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Slain commissioner's wife addresses mental health after Tulsa DA stabbing

Posted at 8:00 PM, Sep 30, 2022

OKLAHOMA CITY — A day after Tulsa District Attorney Steve Kunzweiler was allegedly stabbed by his daughter, he expressed the need for state legislators to govern mental health laws and provide more funding to them.

He also brought up former Oklahoma Labor Commissioner, Mark Costello, and how he was stabbed to death by his son in 2015. 2 News Oklahoma sat down with Cathy Costello, Mark's widow, and asked her what she believes needs to be done to curb the crisis.

“Hearing what happened was almost like re-living my own tragedy again," Costello said.

Costello says she’ll always have an empty place in her heart. In 2015, her son, Christian, stabbed to death her husband, Oklahoma Labor Commissioner Mark Costello outside an Oklahoma City Braum’s restaurant.

Costello says she has not seen Christian since the day he took her husband's life.

Costello says Christian had a long history of manic episodes and was repeatedly diagnosed with schizoaffective disorder. Instead of going to prison, he was sent to the state mental hospital in Vinita, where he’ll likely spend the rest of his life.

Kunzweiler spoke passionately Wednesday after police say his daughter, Jennifer, stabbed him multiple times in his home. Kunzweiler also talked about Costello’s death as an example that more needs to be done to address mental health in Oklahoma.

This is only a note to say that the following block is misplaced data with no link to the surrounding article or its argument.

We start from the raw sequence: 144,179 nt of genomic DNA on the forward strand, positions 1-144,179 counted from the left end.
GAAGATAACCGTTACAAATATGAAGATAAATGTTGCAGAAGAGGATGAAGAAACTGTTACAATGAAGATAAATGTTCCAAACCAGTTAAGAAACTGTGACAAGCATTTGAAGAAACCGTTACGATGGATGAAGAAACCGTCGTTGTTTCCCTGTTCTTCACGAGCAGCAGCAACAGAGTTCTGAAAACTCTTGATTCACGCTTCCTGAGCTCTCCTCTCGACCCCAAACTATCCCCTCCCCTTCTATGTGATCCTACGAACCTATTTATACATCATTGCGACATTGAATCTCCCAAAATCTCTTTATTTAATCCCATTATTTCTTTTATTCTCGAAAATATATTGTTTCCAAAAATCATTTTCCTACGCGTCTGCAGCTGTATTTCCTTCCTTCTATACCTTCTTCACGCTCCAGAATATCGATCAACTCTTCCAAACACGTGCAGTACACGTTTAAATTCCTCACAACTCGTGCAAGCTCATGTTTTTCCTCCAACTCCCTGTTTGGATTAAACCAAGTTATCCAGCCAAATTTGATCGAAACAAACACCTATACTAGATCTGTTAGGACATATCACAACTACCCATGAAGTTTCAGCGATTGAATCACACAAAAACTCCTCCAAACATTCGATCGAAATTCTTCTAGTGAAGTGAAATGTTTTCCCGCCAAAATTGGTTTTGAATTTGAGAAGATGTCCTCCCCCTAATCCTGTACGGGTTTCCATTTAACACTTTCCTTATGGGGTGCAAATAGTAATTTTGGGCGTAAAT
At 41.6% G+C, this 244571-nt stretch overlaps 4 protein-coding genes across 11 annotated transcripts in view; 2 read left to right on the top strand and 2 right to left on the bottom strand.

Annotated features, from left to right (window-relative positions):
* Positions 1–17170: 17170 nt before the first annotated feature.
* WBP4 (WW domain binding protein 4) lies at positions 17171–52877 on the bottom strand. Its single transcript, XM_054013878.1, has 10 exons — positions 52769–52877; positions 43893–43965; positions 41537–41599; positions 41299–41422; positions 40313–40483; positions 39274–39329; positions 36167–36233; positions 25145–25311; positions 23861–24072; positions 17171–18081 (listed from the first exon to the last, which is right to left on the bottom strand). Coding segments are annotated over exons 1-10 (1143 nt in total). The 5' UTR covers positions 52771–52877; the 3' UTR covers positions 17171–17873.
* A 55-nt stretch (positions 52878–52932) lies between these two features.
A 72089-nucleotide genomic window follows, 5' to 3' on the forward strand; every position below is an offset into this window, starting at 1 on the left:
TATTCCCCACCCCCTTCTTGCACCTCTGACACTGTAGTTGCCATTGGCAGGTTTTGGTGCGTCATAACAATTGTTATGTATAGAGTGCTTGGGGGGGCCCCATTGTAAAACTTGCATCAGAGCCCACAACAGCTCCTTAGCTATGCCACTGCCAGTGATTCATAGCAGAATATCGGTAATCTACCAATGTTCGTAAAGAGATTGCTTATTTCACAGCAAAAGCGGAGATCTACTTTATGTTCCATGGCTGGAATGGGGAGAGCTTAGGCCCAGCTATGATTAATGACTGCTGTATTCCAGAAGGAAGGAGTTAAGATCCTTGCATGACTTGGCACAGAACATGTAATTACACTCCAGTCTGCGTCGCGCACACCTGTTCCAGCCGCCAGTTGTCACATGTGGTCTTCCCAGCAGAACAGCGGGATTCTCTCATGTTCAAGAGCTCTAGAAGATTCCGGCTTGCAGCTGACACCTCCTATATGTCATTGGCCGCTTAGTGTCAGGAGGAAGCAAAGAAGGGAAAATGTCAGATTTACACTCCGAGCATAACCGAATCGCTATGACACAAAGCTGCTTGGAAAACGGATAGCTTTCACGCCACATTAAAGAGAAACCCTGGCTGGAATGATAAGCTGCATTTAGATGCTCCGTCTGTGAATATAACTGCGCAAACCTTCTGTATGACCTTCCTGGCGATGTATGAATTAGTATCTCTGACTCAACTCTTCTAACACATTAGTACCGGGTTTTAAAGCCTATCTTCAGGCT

“That was this state’s very first public warning that our laws governing the mentally ill and the funding necessary to treat them while also protecting the public was in peril," he said.

Costello agrees there should be more government funding.

“I do think we need more funding, but the question is, for what," Costello said. "I think one of the biggest things that’s a roadblock and that we’re missing here in Oklahoma is that we have no long-term mental health care facilities.”

As Kunzweiler said, Costello agrees more mental health education is needed. She explained that mental illness is a brain disorder, like an elderly person getting Alzheimer’s.

"We step in and make sure they are in a facility, like memory care or assisted living. We take care of them because their brain disorder prevents them from taking care of themselves. Families need to step in and the state and the laws need to allow us to step in," Costello said.

Nowadays, Costello spends most of her time educating Oklahomans and advocating about mental illness, knowing Kunzweiler’s daughter, Jennifer, and her son, Christian, are far from the only ones suffering.

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